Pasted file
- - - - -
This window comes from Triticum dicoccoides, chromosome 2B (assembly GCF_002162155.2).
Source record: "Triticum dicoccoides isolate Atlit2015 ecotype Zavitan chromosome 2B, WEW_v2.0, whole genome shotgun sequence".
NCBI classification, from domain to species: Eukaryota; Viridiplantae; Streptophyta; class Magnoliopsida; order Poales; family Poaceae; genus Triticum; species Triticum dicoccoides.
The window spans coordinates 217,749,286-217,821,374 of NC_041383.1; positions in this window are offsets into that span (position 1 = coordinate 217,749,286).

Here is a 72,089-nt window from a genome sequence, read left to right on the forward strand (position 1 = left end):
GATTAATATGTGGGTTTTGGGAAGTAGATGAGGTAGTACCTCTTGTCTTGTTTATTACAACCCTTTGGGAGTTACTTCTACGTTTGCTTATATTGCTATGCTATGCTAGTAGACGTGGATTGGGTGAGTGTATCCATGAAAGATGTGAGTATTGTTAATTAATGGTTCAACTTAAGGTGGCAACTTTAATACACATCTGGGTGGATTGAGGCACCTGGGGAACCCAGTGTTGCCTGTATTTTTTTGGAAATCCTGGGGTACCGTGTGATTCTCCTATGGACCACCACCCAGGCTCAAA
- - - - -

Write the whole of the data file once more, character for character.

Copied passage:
This window comes from Triticum dicoccoides, chromosome 2B (assembly GCF_002162155.2).
Source record: "Triticum dicoccoides isolate Atlit2015 ecotype Zavitan chromosome 2B, WEW_v2.0, whole genome shotgun sequence".
NCBI classification, from domain to species: Eukaryota; Viridiplantae; Streptophyta; class Magnoliopsida; order Poales; family Poaceae; genus Triticum; species Triticum dicoccoides.
The window spans coordinates 217,749,286-217,821,374 of NC_041383.1; positions in this window are offsets into that span (position 1 = coordinate 217,749,286).

Here is a 72,089-nt window from a genome sequence, read left to right on the forward strand (position 1 = left end):
GATTAATATGTGGGTTTTGGGAAGTAGATGAGGTAGTACCTCTTGTCTTGTTTATTACAACCCTTTGGGAGTTACTTCTACGTTTGCTTATATTGCTATGCTATGCTAGTAGACGTGGATTGGGTGAGTGTATCCATGAAAGATGTGAGTATTGTTAATTAATGGTTCAACTTAAGGTGGCAACTTTAATACACATCTGGGTGGATTGAGGCACCTGGGGAACCCAGTGTTGCCTGTATTTTTTTGGAAATCCTGGGGTACCGTGTGATTCTCCTATGGACCACCACCCAGGCTCAAA